(Copyright 2005 Sharon Crawford, excerpted from You Can Go Home: Deconstructing the Demons earlier version)

Yawn. As you can see it even included footnotes (which I’ve deleted here.) Too much information and while I tried to connect it with my Dad it just doesn’t work. After the feedback from the summer workshop with Ken McGoogan at the University of Toronto in 2005, I made several changes. Below is the version in the manuscript I’m now pitching to agents.

Chapter 7 – Riding the Rails with Dad

If you’re going to travel on the train with Albert Langevin, be prepared to get up early and arrive at the station long before the steam engine is fired up, long before the conductor and trainman arrive, and long before anyone else stands in line at Platform 9 for Guelph, Ontario. My Dad has to be first in line at Toronto’s Union Station. His “typical CNR” style dictated our family schedule during the late 1950s and early 1960s when we travelled by train to my Grandpa’s and my godmother’s farms.

On the way to Union Station, Dad sits in the front seat of the taxi, the better to play navigator. Mom and I, with my doll Darlene, sit in the back. 

“The best way to get to Union Station,” Dad says, looking down at his watch, “is to take Broadview down to Eastern Avenue, then take Eastern Avenue to Front Street.” He scowls over at the driver. “We don’t want to miss our train.”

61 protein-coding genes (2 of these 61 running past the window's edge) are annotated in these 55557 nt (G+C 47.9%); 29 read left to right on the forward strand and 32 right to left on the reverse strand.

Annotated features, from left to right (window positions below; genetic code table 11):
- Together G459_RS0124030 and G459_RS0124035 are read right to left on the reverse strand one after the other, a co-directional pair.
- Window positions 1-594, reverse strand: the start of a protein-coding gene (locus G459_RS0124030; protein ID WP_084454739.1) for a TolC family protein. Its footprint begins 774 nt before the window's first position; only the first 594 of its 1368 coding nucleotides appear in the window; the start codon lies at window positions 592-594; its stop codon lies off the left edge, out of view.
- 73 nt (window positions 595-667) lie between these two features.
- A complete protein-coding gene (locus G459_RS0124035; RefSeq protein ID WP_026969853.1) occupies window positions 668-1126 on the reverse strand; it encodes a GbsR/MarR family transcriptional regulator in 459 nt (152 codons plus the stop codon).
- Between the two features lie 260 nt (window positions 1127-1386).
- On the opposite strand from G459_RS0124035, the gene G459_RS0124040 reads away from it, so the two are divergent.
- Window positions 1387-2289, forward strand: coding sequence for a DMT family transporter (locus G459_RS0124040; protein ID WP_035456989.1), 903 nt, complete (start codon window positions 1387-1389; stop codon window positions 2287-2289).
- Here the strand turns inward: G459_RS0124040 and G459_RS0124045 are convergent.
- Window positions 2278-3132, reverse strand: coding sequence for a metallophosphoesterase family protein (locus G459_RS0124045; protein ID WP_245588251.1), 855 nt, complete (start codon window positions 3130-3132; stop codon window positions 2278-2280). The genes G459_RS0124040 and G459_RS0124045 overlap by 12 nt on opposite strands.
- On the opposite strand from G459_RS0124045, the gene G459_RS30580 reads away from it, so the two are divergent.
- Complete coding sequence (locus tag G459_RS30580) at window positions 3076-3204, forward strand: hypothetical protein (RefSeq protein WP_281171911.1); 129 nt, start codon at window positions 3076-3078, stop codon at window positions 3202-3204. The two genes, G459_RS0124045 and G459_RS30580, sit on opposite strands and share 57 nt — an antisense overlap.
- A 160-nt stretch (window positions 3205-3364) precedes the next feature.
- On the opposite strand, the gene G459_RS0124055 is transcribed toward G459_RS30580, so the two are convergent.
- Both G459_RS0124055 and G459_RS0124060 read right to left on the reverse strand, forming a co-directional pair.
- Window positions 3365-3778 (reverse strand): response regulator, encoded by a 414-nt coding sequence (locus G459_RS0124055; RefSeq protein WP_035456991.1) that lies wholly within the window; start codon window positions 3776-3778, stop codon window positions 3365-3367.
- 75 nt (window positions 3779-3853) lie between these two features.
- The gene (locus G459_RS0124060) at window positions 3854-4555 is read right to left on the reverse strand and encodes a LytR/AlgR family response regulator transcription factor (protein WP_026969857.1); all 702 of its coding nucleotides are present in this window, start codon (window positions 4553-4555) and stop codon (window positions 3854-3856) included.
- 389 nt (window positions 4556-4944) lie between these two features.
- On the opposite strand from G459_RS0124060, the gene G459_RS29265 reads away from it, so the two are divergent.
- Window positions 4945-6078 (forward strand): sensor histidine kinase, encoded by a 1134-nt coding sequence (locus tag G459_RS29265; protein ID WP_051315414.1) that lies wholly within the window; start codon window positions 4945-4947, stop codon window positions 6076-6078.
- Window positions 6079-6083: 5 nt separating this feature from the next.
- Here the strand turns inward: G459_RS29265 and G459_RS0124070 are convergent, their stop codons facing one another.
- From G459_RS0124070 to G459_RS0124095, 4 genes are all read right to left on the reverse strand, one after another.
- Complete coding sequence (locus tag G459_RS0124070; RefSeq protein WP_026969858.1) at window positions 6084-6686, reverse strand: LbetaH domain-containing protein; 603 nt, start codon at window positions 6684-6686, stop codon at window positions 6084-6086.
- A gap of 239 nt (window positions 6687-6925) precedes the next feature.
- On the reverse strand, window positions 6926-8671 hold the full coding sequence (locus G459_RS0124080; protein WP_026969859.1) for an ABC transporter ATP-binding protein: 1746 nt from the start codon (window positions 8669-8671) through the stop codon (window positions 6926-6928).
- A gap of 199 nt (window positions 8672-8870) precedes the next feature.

Not likely. Unless we get stuck in traffic on this pre-Don Valley Parkway day in the late 1950s, we will arrive an hour and a half early at Union Station.

The driver makes a right turn and Dad jumps into attack mode.

“I said to take Broadview to Eastern. We’re on Gerrard St. now. Turn left at Parliament and go down Parliament to Front Street.” Dad removes his watch and is practically shaking it at the driver.

(Copyright 2011 Sharon Crawford, excerpted from You Can Go Home: Deconstructing the Demons).

As you can see I deleted all the railway history here – some of the other history is still in the chapter later on but in narrative as I saw it back then, not as my research now stated it. The watch was incorporated as narrative in this version and more on the watch and Dad as timekeeper is incorporated into narrative in Chapter 1. The rest is as they say, history.